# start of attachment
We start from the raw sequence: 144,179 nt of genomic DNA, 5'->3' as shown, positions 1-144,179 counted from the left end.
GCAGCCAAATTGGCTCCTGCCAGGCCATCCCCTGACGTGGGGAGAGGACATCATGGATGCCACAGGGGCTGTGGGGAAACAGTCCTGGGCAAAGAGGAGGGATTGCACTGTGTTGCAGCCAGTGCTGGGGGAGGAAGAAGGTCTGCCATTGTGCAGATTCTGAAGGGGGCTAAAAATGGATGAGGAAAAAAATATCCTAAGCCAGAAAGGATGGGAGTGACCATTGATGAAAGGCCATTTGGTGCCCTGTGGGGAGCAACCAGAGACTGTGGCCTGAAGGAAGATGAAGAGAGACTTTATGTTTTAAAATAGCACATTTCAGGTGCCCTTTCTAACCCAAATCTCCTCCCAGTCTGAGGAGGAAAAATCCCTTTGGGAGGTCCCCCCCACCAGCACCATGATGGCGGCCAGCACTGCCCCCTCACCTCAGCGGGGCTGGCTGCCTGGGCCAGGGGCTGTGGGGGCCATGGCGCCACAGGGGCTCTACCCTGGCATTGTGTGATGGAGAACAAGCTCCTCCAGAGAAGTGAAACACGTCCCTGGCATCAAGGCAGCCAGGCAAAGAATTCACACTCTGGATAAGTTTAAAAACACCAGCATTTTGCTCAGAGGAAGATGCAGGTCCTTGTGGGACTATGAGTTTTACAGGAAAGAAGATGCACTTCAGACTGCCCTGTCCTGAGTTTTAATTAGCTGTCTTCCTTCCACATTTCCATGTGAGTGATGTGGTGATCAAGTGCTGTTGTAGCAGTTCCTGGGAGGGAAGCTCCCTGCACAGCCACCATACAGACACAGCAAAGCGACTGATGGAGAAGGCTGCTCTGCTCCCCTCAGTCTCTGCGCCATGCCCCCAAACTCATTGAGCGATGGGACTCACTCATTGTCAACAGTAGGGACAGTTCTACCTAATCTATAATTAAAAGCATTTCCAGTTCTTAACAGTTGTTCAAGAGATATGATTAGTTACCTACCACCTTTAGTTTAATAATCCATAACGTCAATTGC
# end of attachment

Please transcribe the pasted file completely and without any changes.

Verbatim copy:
We start from the raw sequence: 144,179 nt of genomic DNA, 5'->3' as shown, positions 1-144,179 counted from the left end.
GCAGCCAAATTGGCTCCTGCCAGGCCATCCCCTGACGTGGGGAGAGGACATCATGGATGCCACAGGGGCTGTGGGGAAACAGTCCTGGGCAAAGAGGAGGGATTGCACTGTGTTGCAGCCAGTGCTGGGGGAGGAAGAAGGTCTGCCATTGTGCAGATTCTGAAGGGGGCTAAAAATGGATGAGGAAAAAAATATCCTAAGCCAGAAAGGATGGGAGTGACCATTGATGAAAGGCCATTTGGTGCCCTGTGGGGAGCAACCAGAGACTGTGGCCTGAAGGAAGATGAAGAGAGACTTTATGTTTTAAAATAGCACATTTCAGGTGCCCTTTCTAACCCAAATCTCCTCCCAGTCTGAGGAGGAAAAATCCCTTTGGGAGGTCCCCCCCACCAGCACCATGATGGCGGCCAGCACTGCCCCCTCACCTCAGCGGGGCTGGCTGCCTGGGCCAGGGGCTGTGGGGGCCATGGCGCCACAGGGGCTCTACCCTGGCATTGTGTGATGGAGAACAAGCTCCTCCAGAGAAGTGAAACACGTCCCTGGCATCAAGGCAGCCAGGCAAAGAATTCACACTCTGGATAAGTTTAAAAACACCAGCATTTTGCTCAGAGGAAGATGCAGGTCCTTGTGGGACTATGAGTTTTACAGGAAAGAAGATGCACTTCAGACTGCCCTGTCCTGAGTTTTAATTAGCTGTCTTCCTTCCACATTTCCATGTGAGTGATGTGGTGATCAAGTGCTGTTGTAGCAGTTCCTGGGAGGGAAGCTCCCTGCACAGCCACCATACAGACACAGCAAAGCGACTGATGGAGAAGGCTGCTCTGCTCCCCTCAGTCTCTGCGCCATGCCCCCAAACTCATTGAGCGATGGGACTCACTCATTGTCAACAGTAGGGACAGTTCTACCTAATCTATAATTAAAAGCATTTCCAGTTCTTAACAGTTGTTCAAGAGATATGATTAGTTACCTACCACCTTTAGTTTAATAATCCATAACGTCAATTGC